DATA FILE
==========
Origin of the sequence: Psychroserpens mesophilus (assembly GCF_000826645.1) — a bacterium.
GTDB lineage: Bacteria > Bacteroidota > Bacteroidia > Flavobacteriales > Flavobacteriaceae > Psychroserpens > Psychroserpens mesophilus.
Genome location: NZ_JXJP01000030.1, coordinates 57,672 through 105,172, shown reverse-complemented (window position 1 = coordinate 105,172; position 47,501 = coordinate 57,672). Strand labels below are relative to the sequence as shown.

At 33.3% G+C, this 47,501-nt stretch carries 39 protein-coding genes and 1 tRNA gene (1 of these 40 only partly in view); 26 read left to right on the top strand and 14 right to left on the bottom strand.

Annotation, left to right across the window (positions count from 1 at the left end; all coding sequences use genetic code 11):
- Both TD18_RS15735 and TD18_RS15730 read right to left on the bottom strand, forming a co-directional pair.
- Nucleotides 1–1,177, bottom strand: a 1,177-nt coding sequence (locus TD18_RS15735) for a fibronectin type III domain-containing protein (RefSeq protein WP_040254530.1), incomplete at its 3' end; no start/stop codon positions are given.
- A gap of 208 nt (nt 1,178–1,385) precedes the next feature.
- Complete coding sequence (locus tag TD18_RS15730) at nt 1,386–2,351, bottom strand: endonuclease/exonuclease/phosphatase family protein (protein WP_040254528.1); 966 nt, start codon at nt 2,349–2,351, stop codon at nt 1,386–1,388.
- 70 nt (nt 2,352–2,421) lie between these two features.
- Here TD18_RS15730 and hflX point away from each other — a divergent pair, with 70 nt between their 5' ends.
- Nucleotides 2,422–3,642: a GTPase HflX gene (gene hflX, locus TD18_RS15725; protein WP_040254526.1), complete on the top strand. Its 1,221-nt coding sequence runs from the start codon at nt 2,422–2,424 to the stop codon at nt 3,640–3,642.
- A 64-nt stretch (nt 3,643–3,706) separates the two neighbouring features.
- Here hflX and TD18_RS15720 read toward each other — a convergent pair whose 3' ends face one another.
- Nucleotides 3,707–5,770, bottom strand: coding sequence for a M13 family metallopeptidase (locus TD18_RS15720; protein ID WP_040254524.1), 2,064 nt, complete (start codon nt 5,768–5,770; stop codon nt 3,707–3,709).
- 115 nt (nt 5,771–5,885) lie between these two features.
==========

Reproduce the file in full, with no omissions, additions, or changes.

Origin of the sequence: Psychroserpens mesophilus (assembly GCF_000826645.1) — a bacterium.
GTDB lineage: Bacteria > Bacteroidota > Bacteroidia > Flavobacteriales > Flavobacteriaceae > Psychroserpens > Psychroserpens mesophilus.
Genome location: NZ_JXJP01000030.1, coordinates 57,672 through 105,172, shown reverse-complemented (window position 1 = coordinate 105,172; position 47,501 = coordinate 57,672). Strand labels below are relative to the sequence as shown.

At 33.3% G+C, this 47,501-nt stretch carries 39 protein-coding genes and 1 tRNA gene (1 of these 40 only partly in view); 26 read left to right on the top strand and 14 right to left on the bottom strand.

Annotation, left to right across the window (positions count from 1 at the left end; all coding sequences use genetic code 11):
- Both TD18_RS15735 and TD18_RS15730 read right to left on the bottom strand, forming a co-directional pair.
- Nucleotides 1–1,177, bottom strand: a 1,177-nt coding sequence (locus TD18_RS15735) for a fibronectin type III domain-containing protein (RefSeq protein WP_040254530.1), incomplete at its 3' end; no start/stop codon positions are given.
- A gap of 208 nt (nt 1,178–1,385) precedes the next feature.
- Complete coding sequence (locus tag TD18_RS15730) at nt 1,386–2,351, bottom strand: endonuclease/exonuclease/phosphatase family protein (protein WP_040254528.1); 966 nt, start codon at nt 2,349–2,351, stop codon at nt 1,386–1,388.
- 70 nt (nt 2,352–2,421) lie between these two features.
- Here TD18_RS15730 and hflX point away from each other — a divergent pair, with 70 nt between their 5' ends.
- Nucleotides 2,422–3,642: a GTPase HflX gene (gene hflX, locus TD18_RS15725; protein WP_040254526.1), complete on the top strand. Its 1,221-nt coding sequence runs from the start codon at nt 2,422–2,424 to the stop codon at nt 3,640–3,642.
- A 64-nt stretch (nt 3,643–3,706) separates the two neighbouring features.
- Here hflX and TD18_RS15720 read toward each other — a convergent pair whose 3' ends face one another.
- Nucleotides 3,707–5,770, bottom strand: coding sequence for a M13 family metallopeptidase (locus TD18_RS15720; protein ID WP_040254524.1), 2,064 nt, complete (start codon nt 5,768–5,770; stop codon nt 3,707–3,709).
- 115 nt (nt 5,771–5,885) lie between these two features.